It sounds like you are describing a drilled well. An 8” bit is used first to drill down to bed rock. The water comes from cracks in the rock and not from the soil above the rock. The 8” hole is drilled down into the rock deep enough so the casing can be pressed into the top of the rock. The first section of casing has a drive shoe on the bottom end. The drive shoe protects the end of the pipe that is driven into the bed rock by the drilling rig. The casing seals off all surface water above the bed rock. After the casing is set then the 4-6” bit is lowered into the casing and is used to drill a 4-6” diameter hole into the rock. This is a better quality of water. The well driller goes as deep as needed in the rock to get enough water. So 70 ft is not far at all, I would have asked him to drill deeper. The 8” section is not as hard to drill because it is mostly in the soil but you have to pay for the cost of the steel casing. The 4-6” hole does not have the cost of the casing but drilling in the rock wears out the diamond bit and just takes more time. Some states require the casing to be grouted 20-35 feet deep. An over-reamer, looks like a giant hole saw, goes over the outside of the casing and bores down usually 20 feet. The annular space is about 2” around the outside of the casing is filled with concrete. The grout prevents surface water or contaminates from running down the annular space around the outside of the casing and seeping into the well at the base of the casing.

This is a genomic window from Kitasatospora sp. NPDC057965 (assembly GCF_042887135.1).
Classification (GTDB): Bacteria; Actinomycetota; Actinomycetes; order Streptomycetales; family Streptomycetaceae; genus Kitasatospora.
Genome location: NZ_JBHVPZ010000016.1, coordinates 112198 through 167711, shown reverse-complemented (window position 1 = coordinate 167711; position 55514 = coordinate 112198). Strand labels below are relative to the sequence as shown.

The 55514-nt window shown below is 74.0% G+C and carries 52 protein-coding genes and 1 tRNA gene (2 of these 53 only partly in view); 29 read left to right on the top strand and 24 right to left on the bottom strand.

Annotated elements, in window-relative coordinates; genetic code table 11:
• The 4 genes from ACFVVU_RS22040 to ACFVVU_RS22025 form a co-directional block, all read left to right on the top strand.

I'm not sure what it cost per foot these days. Normaly you would be charged so much per foot for the casing part of the well and usually a different price for the bore hole in the rock. The grout and slab would be extra. The cost can go up if the well is in a bad location etc.